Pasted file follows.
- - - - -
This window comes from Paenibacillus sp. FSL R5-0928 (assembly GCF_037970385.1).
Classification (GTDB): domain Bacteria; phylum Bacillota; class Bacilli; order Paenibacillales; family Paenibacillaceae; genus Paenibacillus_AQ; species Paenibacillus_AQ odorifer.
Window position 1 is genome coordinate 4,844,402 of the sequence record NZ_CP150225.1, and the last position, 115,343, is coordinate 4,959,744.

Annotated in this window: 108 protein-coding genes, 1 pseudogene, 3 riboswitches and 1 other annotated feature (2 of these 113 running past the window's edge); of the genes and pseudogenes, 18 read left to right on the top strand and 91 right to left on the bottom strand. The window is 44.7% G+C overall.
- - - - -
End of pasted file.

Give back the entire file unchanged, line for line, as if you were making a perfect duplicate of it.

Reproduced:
This window comes from Paenibacillus sp. FSL R5-0928 (assembly GCF_037970385.1).
Classification (GTDB): domain Bacteria; phylum Bacillota; class Bacilli; order Paenibacillales; family Paenibacillaceae; genus Paenibacillus_AQ; species Paenibacillus_AQ odorifer.
Window position 1 is genome coordinate 4,844,402 of the sequence record NZ_CP150225.1, and the last position, 115,343, is coordinate 4,959,744.

Annotated in this window: 108 protein-coding genes, 1 pseudogene, 3 riboswitches and 1 other annotated feature (2 of these 113 running past the window's edge); of the genes and pseudogenes, 18 read left to right on the top strand and 91 right to left on the bottom strand. The window is 44.7% G+C overall.